Degas, "Aux courses en province" (At the Races)

ca. 1872
Now known as Carraige at the Races
Oil on canvas
14 3/8 x 22 in. (36.5 x 55.9 cm)
Museum of Fine Arts, Boston


"In defending it too much, we might end up compromising this group, which is attacked with the same arguments that were used against Corot and many others. Might not Degas become classic some day? No one can express with a surer hand the feeling of modern elegance. He knows how to see and to make others see a horse race, the jockeys welded to their saddles, the excited crowd, the horses at the gate.... Moreover, this is a man whose capacity for observation, artistic subtlety, and taste reveal themselves in even his smallest works."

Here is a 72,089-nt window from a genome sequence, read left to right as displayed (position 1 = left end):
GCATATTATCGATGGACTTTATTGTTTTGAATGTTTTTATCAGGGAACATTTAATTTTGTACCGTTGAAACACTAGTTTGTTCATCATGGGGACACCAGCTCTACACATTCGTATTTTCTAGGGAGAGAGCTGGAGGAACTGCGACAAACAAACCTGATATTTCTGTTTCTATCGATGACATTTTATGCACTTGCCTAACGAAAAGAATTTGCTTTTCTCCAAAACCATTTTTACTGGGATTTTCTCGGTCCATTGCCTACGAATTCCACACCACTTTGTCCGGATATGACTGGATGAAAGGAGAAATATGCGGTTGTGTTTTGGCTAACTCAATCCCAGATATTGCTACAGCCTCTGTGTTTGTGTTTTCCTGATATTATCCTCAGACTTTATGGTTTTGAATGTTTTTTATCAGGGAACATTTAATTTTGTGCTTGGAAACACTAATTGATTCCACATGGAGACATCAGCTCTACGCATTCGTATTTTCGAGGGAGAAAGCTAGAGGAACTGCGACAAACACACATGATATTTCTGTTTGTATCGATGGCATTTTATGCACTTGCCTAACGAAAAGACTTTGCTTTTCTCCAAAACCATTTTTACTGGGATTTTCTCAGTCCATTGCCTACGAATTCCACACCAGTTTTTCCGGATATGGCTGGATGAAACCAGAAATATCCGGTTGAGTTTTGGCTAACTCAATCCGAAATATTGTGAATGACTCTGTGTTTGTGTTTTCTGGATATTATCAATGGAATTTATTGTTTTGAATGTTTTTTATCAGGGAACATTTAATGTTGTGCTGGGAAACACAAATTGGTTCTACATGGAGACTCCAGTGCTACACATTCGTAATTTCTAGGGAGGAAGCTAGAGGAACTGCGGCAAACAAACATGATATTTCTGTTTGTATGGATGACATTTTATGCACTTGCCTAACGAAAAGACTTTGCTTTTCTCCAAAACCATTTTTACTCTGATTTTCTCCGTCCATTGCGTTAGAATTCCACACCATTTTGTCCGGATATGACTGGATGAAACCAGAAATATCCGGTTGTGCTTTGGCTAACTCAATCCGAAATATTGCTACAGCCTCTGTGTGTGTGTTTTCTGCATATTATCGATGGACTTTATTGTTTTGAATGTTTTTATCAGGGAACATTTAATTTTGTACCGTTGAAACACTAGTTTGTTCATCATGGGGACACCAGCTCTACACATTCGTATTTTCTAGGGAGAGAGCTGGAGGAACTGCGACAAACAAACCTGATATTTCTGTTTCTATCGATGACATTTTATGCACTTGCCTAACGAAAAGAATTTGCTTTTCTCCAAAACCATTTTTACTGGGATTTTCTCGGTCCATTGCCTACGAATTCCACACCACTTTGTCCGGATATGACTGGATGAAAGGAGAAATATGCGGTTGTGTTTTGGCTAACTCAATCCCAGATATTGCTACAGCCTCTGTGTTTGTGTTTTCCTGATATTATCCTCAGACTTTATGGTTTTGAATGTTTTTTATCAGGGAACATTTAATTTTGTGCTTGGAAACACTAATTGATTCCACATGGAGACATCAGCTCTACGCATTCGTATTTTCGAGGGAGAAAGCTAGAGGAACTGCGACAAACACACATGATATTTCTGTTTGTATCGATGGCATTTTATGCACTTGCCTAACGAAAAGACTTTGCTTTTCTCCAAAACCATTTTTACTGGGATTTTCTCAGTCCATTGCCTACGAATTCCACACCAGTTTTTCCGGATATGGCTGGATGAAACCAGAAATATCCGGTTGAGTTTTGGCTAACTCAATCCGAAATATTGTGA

[Philippe Burty], La Republique Francaise, 25 April 1874

"In general his color is a little muted, except for a small painting, Aux courses en province, which has exquisite color, draftsmanship, exactness of pose, and accuracy of execution."
Ernest Chesneau, Paris-Journal, 7 May 1874

"Degas is strange and sometimes goes as far as being bizarre. Horses, ballerinas, and laundresses-these are his favorite subjects, and of all the things that surround him, they seem to preoccupy him exclusively. But what precision there is to his drawing, and what pleasing accord in his colors!"
[Jules-Antoine] Castagnary, Le Siecle, 29 April 1874